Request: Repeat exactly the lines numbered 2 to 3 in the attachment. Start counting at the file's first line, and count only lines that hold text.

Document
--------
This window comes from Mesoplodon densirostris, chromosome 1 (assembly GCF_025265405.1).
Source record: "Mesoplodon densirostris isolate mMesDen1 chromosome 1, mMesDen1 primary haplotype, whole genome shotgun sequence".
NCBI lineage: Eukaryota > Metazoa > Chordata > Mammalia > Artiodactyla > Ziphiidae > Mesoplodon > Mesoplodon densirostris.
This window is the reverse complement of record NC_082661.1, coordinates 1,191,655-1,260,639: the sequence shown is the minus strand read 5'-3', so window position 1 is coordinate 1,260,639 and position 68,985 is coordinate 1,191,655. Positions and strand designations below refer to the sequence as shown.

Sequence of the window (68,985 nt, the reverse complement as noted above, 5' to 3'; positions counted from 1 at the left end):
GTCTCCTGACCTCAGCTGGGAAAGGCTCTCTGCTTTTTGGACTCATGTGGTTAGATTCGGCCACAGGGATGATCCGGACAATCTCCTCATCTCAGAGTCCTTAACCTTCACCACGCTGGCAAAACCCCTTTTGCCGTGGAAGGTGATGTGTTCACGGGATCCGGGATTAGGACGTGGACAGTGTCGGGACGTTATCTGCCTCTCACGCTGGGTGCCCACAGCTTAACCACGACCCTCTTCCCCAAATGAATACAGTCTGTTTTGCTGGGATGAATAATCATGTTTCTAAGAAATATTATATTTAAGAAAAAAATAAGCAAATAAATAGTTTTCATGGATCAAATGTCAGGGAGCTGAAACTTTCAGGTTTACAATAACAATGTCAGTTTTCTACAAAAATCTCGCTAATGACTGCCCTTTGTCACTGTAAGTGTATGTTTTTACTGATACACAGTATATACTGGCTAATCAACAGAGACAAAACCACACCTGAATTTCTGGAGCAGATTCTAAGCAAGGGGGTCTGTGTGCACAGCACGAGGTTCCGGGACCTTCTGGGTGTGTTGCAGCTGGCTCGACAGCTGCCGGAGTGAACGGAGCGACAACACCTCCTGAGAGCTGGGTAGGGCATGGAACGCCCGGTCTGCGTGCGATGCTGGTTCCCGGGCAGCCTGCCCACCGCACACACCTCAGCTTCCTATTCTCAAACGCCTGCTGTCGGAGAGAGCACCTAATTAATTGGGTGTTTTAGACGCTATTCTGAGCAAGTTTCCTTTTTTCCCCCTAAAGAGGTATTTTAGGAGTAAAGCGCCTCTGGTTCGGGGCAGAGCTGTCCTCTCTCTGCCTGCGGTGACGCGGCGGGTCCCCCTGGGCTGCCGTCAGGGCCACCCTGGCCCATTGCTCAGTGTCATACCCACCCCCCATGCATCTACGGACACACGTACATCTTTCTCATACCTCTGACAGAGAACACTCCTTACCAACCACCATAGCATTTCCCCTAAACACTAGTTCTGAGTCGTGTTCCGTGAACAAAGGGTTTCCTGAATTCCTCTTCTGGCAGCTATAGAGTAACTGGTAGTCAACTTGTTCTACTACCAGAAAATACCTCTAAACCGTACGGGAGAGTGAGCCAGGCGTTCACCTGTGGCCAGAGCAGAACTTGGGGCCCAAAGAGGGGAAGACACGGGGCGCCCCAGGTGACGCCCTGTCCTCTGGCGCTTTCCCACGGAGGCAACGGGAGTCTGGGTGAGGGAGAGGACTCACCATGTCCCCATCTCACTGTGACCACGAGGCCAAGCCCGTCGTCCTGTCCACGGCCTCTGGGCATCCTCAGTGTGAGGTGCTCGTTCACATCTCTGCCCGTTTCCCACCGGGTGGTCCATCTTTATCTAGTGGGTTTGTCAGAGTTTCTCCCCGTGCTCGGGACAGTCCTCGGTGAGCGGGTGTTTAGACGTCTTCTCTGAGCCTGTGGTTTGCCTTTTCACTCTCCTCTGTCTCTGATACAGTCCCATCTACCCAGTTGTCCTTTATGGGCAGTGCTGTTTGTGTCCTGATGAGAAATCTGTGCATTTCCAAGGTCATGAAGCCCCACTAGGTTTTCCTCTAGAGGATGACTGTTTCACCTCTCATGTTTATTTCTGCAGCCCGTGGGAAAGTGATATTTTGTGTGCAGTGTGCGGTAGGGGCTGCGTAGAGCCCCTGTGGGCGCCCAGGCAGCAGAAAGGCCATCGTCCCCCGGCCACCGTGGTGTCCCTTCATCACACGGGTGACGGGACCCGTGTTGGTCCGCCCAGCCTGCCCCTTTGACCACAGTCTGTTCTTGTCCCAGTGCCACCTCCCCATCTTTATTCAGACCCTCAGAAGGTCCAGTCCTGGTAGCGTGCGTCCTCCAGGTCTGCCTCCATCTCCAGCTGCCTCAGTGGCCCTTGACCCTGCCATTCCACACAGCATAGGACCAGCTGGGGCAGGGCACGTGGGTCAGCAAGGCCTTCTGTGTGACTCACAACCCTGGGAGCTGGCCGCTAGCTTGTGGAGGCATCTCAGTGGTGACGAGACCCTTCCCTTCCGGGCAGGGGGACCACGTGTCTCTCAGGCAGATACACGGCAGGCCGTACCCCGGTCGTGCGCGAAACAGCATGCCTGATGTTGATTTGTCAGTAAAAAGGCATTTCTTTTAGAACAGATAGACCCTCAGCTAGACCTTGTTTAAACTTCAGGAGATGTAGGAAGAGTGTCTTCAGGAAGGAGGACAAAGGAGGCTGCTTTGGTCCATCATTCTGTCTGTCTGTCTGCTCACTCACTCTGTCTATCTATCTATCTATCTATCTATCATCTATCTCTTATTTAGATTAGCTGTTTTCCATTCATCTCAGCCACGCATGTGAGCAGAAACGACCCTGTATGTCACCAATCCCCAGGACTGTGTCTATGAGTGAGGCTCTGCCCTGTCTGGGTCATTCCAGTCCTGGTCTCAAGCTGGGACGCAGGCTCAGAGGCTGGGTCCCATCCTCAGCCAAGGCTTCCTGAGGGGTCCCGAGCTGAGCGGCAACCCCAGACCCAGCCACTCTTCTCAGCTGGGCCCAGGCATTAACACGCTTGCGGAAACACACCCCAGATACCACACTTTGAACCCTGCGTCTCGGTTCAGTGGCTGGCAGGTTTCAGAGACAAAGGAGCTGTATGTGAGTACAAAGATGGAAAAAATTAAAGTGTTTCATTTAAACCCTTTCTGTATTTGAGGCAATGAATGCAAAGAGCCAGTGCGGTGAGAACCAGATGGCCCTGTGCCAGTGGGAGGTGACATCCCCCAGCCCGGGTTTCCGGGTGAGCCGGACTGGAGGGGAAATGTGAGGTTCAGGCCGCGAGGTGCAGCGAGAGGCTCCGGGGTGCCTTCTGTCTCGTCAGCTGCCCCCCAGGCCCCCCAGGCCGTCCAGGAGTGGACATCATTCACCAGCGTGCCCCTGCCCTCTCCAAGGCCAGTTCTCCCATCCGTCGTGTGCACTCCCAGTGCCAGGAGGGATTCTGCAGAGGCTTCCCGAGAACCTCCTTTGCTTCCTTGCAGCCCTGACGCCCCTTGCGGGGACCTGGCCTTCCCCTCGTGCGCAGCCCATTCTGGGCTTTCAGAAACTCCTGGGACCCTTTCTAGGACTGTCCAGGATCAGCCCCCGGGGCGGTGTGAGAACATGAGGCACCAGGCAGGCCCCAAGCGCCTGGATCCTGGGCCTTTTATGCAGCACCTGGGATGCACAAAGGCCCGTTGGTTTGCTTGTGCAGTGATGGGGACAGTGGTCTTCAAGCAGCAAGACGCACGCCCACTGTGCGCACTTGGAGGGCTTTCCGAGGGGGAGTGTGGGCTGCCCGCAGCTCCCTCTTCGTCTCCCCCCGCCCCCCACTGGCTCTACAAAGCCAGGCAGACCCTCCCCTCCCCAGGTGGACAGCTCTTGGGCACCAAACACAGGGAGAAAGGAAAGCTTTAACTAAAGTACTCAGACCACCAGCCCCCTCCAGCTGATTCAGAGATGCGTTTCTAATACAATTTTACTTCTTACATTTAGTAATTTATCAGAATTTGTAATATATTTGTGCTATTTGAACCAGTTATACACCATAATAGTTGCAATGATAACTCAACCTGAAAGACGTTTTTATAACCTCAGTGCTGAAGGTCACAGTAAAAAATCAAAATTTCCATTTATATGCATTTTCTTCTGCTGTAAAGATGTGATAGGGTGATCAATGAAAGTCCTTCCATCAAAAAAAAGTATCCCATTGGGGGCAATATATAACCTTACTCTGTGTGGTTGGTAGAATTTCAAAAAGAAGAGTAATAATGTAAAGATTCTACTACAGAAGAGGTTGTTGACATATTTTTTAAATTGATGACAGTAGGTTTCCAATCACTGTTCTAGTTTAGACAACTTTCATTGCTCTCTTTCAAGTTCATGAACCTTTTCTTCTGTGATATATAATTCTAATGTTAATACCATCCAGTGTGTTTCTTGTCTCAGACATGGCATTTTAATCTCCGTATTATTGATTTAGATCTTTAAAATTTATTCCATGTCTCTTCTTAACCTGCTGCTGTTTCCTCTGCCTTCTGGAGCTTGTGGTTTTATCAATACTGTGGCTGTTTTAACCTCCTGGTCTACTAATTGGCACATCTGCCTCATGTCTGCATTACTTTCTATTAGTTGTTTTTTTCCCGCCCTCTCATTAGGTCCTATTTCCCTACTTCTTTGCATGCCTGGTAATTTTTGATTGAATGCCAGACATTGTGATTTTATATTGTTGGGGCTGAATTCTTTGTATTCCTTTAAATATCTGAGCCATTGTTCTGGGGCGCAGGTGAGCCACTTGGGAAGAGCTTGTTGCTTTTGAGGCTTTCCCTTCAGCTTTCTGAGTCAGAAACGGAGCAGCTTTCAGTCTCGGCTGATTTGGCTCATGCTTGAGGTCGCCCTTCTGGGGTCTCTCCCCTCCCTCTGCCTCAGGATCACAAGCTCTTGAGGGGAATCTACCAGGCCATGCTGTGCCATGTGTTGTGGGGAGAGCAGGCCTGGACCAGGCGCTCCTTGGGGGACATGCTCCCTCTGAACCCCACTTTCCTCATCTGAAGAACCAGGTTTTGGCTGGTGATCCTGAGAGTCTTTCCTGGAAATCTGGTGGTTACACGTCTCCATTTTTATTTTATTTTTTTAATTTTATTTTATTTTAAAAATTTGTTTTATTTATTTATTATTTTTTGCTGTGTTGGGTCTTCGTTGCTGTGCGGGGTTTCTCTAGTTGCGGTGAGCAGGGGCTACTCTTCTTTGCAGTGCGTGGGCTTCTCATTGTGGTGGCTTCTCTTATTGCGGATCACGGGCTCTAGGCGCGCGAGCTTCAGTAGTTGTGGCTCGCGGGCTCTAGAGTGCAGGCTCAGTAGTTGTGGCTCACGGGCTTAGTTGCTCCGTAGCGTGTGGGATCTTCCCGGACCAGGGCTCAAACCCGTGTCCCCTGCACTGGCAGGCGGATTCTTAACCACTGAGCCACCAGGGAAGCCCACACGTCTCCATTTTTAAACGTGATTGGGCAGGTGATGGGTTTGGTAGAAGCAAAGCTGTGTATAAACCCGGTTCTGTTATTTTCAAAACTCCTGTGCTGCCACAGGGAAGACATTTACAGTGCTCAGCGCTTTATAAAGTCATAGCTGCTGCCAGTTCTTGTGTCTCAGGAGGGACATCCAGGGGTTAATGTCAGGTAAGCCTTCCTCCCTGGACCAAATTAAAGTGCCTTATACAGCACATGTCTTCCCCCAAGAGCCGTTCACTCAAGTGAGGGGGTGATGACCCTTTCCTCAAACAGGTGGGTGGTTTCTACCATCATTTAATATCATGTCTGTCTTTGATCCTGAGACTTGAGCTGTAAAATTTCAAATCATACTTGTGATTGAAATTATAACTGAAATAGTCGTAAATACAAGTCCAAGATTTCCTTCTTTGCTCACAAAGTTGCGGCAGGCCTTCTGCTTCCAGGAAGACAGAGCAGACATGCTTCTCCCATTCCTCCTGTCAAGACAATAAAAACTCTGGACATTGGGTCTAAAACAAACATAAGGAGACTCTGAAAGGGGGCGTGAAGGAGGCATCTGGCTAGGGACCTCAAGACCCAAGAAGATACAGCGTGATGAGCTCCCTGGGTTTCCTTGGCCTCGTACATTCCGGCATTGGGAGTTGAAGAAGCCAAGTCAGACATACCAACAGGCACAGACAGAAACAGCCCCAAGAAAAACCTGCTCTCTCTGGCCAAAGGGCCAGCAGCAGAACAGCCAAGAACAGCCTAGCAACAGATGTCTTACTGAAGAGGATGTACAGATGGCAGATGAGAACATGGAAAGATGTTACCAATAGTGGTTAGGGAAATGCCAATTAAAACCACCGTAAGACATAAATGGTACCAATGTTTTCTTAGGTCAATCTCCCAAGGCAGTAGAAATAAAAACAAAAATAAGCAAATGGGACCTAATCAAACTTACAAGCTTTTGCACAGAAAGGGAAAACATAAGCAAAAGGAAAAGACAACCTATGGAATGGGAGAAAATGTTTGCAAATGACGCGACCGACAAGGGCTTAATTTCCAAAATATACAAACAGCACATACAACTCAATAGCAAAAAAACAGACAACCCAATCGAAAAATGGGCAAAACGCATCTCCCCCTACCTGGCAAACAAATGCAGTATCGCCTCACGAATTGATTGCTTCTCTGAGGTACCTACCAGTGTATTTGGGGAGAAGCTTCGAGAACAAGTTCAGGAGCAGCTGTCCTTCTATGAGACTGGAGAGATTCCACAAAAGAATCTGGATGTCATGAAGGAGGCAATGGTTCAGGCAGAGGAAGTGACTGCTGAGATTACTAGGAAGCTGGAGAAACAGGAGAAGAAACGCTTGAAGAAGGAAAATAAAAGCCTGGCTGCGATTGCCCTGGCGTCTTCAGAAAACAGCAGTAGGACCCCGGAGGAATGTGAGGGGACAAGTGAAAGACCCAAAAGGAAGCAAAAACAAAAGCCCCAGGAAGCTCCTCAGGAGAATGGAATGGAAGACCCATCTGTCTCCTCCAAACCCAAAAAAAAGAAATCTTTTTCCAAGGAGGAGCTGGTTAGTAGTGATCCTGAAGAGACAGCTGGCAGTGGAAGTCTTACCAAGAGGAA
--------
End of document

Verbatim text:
Source record: "Mesoplodon densirostris isolate mMesDen1 chromosome 1, mMesDen1 primary haplotype, whole genome shotgun sequence".
NCBI lineage: Eukaryota > Metazoa > Chordata > Mammalia > Artiodactyla > Ziphiidae > Mesoplodon > Mesoplodon densirostris.